Date of Award
Culminating Project Type
Computer Science: M.S.
Computer Science and Information Technology
School of Science and Engineering
Dr. Maninder Singh
Dr. Andrew A. Anda
Dr. Aleksandar Tomovic
Creative Commons License
This work is licensed under a Creative Commons Attribution-Noncommercial-No Derivative Works 4.0 License.
Keywords and Subject Headings
Object detection, Text Extraction, UML diagram, Faster-RCNN, Requirement Verification, Software Design
Unified Modeling Language (UML) class diagrams are widely used throughout software design lifecycle to model the Software Requirement Specifications in developing any software. In many cases these class diagrams are initially drawn, as well as subsequently revised using hand in a piece of paper, or a whiteboard. Although these hand-drawn class diagrams capture most of the specifications, they need a lot of revision and visual inspection by the software architects for verification of the captured requirements, of the system being modeled. Manually verifying the correctness and completeness of the class diagrams involves a lot of redundant work, and can raise issues due to human errors, for e.g., diagrams not drawn to scale, typeface issues, unclear handwriting, and even missing requirements etc. In this paper, we propose a state-of-the-art technique that pipelines the object detection, text extraction and replication phase to parse requirements incorporated within the user-drawn class diagrams. The parsed output from the proposed system, can be used to keyword-match the requirements in the Software Requirement Specification (SRS) document. We show that the proposed system can localize the UML classes and relationships in the diagram with 100% accuracy and can identify the localized objects of each type with maximum mean Average Precision of 0.8584. We also show that the text can be efficiently parsed from the diagrams with the character error rate of 0.3043.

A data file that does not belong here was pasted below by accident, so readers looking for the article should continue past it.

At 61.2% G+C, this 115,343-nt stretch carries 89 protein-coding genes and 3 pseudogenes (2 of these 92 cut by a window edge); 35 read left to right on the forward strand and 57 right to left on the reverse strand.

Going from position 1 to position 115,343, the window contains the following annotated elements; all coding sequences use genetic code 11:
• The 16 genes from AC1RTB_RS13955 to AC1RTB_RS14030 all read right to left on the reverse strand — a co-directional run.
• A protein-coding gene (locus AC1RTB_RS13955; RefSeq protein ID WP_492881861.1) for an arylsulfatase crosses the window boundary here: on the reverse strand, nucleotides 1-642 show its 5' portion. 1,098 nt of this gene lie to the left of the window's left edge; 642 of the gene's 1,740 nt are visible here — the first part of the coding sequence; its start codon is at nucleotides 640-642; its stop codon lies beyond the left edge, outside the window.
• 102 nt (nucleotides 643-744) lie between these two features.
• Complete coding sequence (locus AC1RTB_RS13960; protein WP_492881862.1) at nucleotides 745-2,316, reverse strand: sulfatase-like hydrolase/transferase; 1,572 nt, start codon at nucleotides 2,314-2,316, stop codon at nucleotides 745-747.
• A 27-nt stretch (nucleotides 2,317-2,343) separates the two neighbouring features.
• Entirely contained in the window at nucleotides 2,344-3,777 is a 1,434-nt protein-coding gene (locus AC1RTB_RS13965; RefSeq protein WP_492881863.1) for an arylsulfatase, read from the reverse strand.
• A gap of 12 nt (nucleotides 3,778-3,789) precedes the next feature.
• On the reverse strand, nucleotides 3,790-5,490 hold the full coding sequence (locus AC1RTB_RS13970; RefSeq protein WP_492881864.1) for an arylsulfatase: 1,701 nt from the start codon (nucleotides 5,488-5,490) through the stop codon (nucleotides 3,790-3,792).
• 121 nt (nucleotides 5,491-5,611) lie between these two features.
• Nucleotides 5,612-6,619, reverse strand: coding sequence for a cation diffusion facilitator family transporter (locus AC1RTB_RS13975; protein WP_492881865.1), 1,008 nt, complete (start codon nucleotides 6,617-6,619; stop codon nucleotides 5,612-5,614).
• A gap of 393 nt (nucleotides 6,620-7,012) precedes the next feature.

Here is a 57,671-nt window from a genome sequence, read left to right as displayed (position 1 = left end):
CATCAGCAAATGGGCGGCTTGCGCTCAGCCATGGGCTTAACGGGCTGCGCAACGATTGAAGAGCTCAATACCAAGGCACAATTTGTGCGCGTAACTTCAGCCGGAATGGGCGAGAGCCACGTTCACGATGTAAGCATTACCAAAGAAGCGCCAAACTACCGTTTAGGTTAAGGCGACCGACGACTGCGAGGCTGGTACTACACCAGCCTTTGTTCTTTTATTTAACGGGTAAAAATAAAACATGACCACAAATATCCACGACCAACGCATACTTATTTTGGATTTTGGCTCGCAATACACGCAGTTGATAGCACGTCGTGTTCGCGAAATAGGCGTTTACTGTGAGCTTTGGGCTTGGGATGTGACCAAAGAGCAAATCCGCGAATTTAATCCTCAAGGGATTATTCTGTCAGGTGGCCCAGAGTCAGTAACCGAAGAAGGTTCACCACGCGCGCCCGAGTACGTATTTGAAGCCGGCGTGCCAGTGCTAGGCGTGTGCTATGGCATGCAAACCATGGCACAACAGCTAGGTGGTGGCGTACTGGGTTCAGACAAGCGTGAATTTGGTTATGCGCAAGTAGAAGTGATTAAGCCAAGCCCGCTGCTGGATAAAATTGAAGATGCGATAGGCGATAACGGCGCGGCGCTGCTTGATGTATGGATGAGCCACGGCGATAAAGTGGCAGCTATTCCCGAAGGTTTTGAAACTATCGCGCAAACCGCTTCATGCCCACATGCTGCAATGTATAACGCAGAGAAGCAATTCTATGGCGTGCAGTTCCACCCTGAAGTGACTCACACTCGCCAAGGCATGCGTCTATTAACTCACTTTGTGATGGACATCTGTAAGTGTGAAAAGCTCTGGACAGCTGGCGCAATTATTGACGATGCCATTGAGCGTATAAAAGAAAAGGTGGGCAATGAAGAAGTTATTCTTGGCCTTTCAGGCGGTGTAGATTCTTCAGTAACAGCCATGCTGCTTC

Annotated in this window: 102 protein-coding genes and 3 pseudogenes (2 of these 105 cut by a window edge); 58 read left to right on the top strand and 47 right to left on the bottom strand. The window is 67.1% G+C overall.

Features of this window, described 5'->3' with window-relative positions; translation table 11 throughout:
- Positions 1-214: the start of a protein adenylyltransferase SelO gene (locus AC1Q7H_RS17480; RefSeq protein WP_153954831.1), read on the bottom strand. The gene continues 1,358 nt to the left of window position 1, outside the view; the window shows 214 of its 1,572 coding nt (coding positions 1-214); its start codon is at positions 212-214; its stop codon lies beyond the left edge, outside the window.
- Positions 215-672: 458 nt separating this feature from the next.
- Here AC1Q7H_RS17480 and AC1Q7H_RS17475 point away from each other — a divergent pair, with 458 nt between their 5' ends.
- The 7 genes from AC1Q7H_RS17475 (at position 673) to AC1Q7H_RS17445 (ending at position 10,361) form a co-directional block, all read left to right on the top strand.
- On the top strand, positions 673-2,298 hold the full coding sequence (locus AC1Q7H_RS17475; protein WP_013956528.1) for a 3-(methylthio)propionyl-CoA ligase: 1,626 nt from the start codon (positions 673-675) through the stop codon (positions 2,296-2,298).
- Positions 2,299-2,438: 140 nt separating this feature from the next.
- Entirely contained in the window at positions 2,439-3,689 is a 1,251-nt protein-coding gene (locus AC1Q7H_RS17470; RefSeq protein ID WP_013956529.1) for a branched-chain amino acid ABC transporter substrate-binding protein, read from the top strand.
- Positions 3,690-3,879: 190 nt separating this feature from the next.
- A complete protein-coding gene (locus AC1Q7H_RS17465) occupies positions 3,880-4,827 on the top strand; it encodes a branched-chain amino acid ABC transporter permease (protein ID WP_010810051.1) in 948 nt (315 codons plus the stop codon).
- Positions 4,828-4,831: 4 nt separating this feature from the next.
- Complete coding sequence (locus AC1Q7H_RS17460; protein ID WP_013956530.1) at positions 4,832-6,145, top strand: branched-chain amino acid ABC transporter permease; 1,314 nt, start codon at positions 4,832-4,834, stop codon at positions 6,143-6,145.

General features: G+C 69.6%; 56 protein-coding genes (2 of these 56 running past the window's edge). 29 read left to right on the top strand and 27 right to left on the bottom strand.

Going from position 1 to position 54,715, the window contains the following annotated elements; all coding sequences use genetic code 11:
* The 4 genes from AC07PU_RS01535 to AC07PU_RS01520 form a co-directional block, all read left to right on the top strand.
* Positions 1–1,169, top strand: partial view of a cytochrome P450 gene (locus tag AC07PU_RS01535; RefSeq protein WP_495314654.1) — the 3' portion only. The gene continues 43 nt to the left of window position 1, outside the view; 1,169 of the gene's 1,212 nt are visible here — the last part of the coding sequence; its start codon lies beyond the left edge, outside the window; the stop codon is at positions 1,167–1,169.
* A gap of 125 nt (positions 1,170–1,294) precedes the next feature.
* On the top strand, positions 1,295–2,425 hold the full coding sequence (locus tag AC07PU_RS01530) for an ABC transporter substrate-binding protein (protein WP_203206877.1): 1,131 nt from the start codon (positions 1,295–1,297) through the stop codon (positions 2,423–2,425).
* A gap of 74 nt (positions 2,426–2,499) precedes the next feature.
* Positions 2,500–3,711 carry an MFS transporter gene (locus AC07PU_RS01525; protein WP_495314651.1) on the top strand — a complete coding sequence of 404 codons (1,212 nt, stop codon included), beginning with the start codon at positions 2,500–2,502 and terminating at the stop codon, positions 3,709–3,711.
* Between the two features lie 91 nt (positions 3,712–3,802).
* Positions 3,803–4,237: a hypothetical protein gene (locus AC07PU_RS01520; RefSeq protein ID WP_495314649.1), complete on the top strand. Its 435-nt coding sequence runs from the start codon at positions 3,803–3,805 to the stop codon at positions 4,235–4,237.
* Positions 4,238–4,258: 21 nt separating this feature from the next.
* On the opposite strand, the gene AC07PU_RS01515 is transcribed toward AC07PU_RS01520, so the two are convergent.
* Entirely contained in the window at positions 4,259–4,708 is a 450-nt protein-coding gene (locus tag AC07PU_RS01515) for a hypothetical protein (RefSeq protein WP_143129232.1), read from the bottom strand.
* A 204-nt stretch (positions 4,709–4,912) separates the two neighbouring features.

Gautam, Sandip, "Parsing Structural and Textual Information from UML Class diagrams to assist in verification of requirement specifications" (2022). Culminating Projects in Computer Science and Information Technology. 38.